Student aid a “time-bomb”

Student lobby groups need to stop focusing on lowering tuition, according to a report recently released by the Educational Policy Institute.

The report, Student Aid Time-Bomb: The Coming Crisis in Student Financial Aid, says student groups and the government focus too much on tuition and too little on targeted grants. Focusing only on tuition, the report claims, aids only upper- and middle-income students, and does nothing to help lower-income students attend post-secondary education.

“The current tuition policies seem to be fairly slanted towards upper- and middle-class students,” said report co-author Sean Junor. “Tuition policies are universal, but at the university level, there’s still a wide disparity.”

According to the report, universal benefits, like tuition freezes or tuition reductions, over-simplify access issues.This wastes government money by benefiting wealthier students. The report goes on to say: “a tuition freeze is an extremely wasteful and inefficient way of helping the needy.”

The report also claims student groups’ over-emphasis on high tuition means the public gets a skewed message that tuition is the only problem.

“Their concern, for the most part, is the here and now,” said Junor of student lobby groups. “Fundamentally, students have done a good job of hammering home one message, but they look at the issue through one lens and one lens only.”

Canadian Alliance of Student Associations president Phillippe Ouellette said the report’s criticisms of student groups largely miss the mark by failing to mention student debt incurred as a result of high tuition.

“The report misses a huge part of what CASA advocates for–it’s an overall goal, that tuition is too high,” said Ouellette. “At the end of the day average student debt is over $30,000. This is a reality targeted assistance isn’t going to address. Because the cost of education is so high, students leave PSE with an insurmountable amount of debt.”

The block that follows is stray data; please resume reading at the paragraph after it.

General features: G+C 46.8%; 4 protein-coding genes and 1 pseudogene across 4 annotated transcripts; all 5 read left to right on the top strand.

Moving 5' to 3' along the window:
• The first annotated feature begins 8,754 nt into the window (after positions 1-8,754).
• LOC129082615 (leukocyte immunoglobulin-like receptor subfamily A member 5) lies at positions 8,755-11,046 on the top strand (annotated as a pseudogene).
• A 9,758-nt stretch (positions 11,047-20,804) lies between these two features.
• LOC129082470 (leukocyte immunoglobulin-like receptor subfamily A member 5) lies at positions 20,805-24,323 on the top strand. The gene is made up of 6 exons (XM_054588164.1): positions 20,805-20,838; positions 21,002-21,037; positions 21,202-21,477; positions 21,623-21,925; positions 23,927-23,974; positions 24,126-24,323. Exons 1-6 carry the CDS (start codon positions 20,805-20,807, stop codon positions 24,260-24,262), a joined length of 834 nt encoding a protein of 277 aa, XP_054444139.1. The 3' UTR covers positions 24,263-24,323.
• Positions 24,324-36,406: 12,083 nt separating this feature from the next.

Ouellette said the report has its positive aspects, noting it brings to light the difficulties lower-income students face attending PSE.

“Students from low income families are 2.5 times less likely to attend PSE,” said Ouellette. “The government has been using a lot of resources to target this need.”

But, said Ouellette, merely increasing targeted grants, as the report advocates, will not necessarily mean more lower-income students make it to university.

U of C Students’ Union president Emily Wyatt agreed, noting that the tuition price tag is enough to scare away students from lower income-brackets.

“We call it the ‘sticker-shock,'” said Wyatt. “A heavy emphasis on targeted assistance is great, but there needs to be a balance. A high percentage of students say high tuition costs alone are intimidating and scary.”

In addition to universal benefits, the report draws attention to the rising costs of federal student loans, the end of the Canadian Millennium Scholarship in 2010 and the reduced role of the federal government in favour of increased provincial control of PSE.

These four factors need to be addressed, says the report, or the current system of student aid cannot be sustained.

“[T]he system which has been improving may now be headed for deep trouble, and this trouble could mean the reversal of nearly a decade’s progress on access to post-secondary education,” warns the report.

To read the full report, go here

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